The second incident occurred on November 14, 2012, the same day oral argument was heard on the summary judgment motion. Joseph Bruhn, owner of Mt. Brighton, indicated he met three gentlemen who did not identify themselves but indicated they were there for “breakfast” even though it was 11:00 a.m. (Bruhn Aff., ¶ 5) Mr. Bruhn indicated the restaurant was not open and later noticed the gentlemen were taking pictures from the deck. (Bruhn Aff., ¶ 8) Mr. Bruhn learned the gentlemen were lawyers from Los Angeles in town to attend facilitation of this matter to be held the next day, November 15, 2012. (Bruhn, Aff., ¶9) This second incident is troublesome. Although Mr. Bruhn did not identify himself as the owner of Mt. Brighton, Plaintiffs’ counsel themselves knew the purpose of their visit – to inspect the property and take pictures.

In general, Rule 37(b)(2)(B) of the Rules of Civil Procedure provides for sanctions where a party fails to comply with a court order requiring the party to produce another person for examination, including prohibiting the disobedient party from introducing matters in evidence, striking pleadings, rendering default judgment against the disobedient party, treating as contempt of court the failure to obey an order or any further “just orders.” Fed.R.Civ.P. 37(b)(2)(B); 37(b)(2)(A). Here, no order has been entered by the Court striking the photographs or finding that Plaintiffs violated Rule 34. The “spirit” of Rule 34 was violated in that Plaintiffs did not notify the defense they were inspecting the premises for discovery purposes, even if the property is open to the public. The property is private property, but open to the public. The lay of the land is at the core of these proceedings. Plaintiffs should have notified the defense they sought to inspect the land as required under Rule 34. “Trial by surprise” is not a tactic in civil actions and related discovery proceedings. However, dismissal of the case is not warranted at this time, but the Court will consider this matter at trial by way of a motion in limine or objection if any testimony or exhibit is sought to be introduced relating to Plaintiffs’ first visit to Mt. Brighton. The second visit is addressed below.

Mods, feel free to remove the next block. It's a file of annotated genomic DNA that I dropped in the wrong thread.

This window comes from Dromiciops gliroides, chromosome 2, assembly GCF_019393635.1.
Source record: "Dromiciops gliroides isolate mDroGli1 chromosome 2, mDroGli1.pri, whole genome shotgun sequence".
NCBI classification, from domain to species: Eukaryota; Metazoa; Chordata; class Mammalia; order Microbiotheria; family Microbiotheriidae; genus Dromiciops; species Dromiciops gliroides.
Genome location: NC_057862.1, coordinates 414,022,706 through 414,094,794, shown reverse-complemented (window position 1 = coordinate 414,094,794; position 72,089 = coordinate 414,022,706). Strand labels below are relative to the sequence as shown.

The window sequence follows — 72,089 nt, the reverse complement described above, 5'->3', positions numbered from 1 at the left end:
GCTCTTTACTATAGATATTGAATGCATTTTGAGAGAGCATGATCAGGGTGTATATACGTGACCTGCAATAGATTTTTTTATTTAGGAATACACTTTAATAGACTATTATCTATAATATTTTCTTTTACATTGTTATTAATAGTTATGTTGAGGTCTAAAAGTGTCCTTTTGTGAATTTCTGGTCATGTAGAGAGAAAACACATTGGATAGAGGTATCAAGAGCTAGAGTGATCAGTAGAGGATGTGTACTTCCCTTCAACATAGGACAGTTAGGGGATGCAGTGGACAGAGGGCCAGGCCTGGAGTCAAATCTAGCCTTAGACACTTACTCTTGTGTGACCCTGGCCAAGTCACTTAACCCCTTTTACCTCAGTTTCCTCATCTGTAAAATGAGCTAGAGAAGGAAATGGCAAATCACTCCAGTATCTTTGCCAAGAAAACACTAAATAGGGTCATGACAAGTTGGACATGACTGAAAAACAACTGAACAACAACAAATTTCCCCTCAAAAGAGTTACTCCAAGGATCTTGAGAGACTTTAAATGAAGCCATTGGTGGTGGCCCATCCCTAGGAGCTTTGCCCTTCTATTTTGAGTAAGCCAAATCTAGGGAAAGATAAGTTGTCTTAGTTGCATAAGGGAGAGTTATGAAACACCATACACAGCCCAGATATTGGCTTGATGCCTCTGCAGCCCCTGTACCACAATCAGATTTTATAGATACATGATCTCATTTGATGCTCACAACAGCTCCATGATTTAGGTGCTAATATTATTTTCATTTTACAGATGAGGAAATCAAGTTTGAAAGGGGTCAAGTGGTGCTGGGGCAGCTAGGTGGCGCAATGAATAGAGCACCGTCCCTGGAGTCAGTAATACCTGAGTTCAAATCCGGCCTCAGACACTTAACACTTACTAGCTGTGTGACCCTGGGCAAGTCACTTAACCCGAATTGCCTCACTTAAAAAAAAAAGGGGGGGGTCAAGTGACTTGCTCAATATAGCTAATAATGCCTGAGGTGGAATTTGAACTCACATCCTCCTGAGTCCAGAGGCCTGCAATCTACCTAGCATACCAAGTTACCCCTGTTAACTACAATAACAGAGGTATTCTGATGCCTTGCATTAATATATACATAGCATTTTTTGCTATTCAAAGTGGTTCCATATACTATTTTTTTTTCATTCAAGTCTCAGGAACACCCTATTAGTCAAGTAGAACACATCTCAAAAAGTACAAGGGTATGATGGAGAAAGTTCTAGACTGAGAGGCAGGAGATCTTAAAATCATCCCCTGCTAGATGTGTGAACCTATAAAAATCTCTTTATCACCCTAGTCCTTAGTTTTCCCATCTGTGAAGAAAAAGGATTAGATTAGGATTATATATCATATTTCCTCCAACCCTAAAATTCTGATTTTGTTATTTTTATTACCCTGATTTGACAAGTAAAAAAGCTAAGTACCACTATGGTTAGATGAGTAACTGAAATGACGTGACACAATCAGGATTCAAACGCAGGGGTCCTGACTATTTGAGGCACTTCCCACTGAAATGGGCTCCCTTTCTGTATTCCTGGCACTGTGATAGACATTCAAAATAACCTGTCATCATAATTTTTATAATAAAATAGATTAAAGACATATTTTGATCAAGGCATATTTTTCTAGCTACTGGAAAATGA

C. Violation of Michigan Rules of Professional Responsibility

Defendants seek dismissal as sanctions because they allege that Plaintiffs’ counsel violated the Michigan Rules of Professional Responsibility (“MRPC”) by contacting Mt. Brighton’s owner without counsel. Plaintiffs respond that when counsel visited Mt. Brighton unannounced, counsel did not know that the gentleman greeting him at the Mt. Brighton restaurant was Mr. Bruhn, the owner of Mt. Brighton. Mr. Bruhn informed counsel that the kitchen was not open but he never indicated that Mt. Brighton was closed. Plaintiffs’ counsel then went out onto the patio to take a few photographs of the ski/golf area. Plaintiffs claim that Defendants admit in their moving papers that Plaintiffs did not violate MRPC 4.2 since there was no discussion of any aspect of the “subject of the representation” but that because counsel did not identify himself to Mr. Bruhn. Mr. Bruhn indicated in an affidavit that he did not learn of Plaintiffs’ counsel identity until the facilitation in this matter the day after.